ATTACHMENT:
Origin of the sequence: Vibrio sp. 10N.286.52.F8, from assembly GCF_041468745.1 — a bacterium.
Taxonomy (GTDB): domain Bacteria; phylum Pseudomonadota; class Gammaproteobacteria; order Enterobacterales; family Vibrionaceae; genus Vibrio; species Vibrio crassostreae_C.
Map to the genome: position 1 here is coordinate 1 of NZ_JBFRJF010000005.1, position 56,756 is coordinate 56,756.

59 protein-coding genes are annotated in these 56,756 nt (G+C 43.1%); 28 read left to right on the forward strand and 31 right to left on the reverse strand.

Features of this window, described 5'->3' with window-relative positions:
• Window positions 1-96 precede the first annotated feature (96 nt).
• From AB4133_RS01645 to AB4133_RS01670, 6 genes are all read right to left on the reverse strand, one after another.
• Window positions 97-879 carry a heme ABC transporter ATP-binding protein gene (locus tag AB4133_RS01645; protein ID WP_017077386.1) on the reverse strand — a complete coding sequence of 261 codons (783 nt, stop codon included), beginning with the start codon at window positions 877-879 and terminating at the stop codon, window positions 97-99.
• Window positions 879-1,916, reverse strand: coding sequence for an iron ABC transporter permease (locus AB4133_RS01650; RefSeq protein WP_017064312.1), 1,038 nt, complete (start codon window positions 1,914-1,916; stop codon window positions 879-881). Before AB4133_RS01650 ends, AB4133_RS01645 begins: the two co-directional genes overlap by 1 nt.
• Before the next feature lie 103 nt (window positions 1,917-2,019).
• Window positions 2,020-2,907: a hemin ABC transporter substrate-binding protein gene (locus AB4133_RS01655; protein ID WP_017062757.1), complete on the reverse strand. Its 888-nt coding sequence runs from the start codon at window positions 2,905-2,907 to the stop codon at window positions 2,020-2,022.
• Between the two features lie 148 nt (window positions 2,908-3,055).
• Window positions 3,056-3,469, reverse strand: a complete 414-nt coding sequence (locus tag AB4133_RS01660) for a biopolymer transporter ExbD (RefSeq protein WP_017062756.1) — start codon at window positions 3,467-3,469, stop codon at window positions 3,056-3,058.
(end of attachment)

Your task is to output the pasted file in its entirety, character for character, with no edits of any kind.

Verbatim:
Origin of the sequence: Vibrio sp. 10N.286.52.F8, from assembly GCF_041468745.1 — a bacterium.
Taxonomy (GTDB): domain Bacteria; phylum Pseudomonadota; class Gammaproteobacteria; order Enterobacterales; family Vibrionaceae; genus Vibrio; species Vibrio crassostreae_C.
Map to the genome: position 1 here is coordinate 1 of NZ_JBFRJF010000005.1, position 56,756 is coordinate 56,756.

59 protein-coding genes are annotated in these 56,756 nt (G+C 43.1%); 28 read left to right on the forward strand and 31 right to left on the reverse strand.

Features of this window, described 5'->3' with window-relative positions:
• Window positions 1-96 precede the first annotated feature (96 nt).
• From AB4133_RS01645 to AB4133_RS01670, 6 genes are all read right to left on the reverse strand, one after another.
• Window positions 97-879 carry a heme ABC transporter ATP-binding protein gene (locus tag AB4133_RS01645; protein ID WP_017077386.1) on the reverse strand — a complete coding sequence of 261 codons (783 nt, stop codon included), beginning with the start codon at window positions 877-879 and terminating at the stop codon, window positions 97-99.
• Window positions 879-1,916, reverse strand: coding sequence for an iron ABC transporter permease (locus AB4133_RS01650; RefSeq protein WP_017064312.1), 1,038 nt, complete (start codon window positions 1,914-1,916; stop codon window positions 879-881). Before AB4133_RS01650 ends, AB4133_RS01645 begins: the two co-directional genes overlap by 1 nt.
• Before the next feature lie 103 nt (window positions 1,917-2,019).
• Window positions 2,020-2,907: a hemin ABC transporter substrate-binding protein gene (locus AB4133_RS01655; protein ID WP_017062757.1), complete on the reverse strand. Its 888-nt coding sequence runs from the start codon at window positions 2,905-2,907 to the stop codon at window positions 2,020-2,022.
• Between the two features lie 148 nt (window positions 2,908-3,055).
• Window positions 3,056-3,469, reverse strand: a complete 414-nt coding sequence (locus tag AB4133_RS01660) for a biopolymer transporter ExbD (RefSeq protein WP_017062756.1) — start codon at window positions 3,467-3,469, stop codon at window positions 3,056-3,058.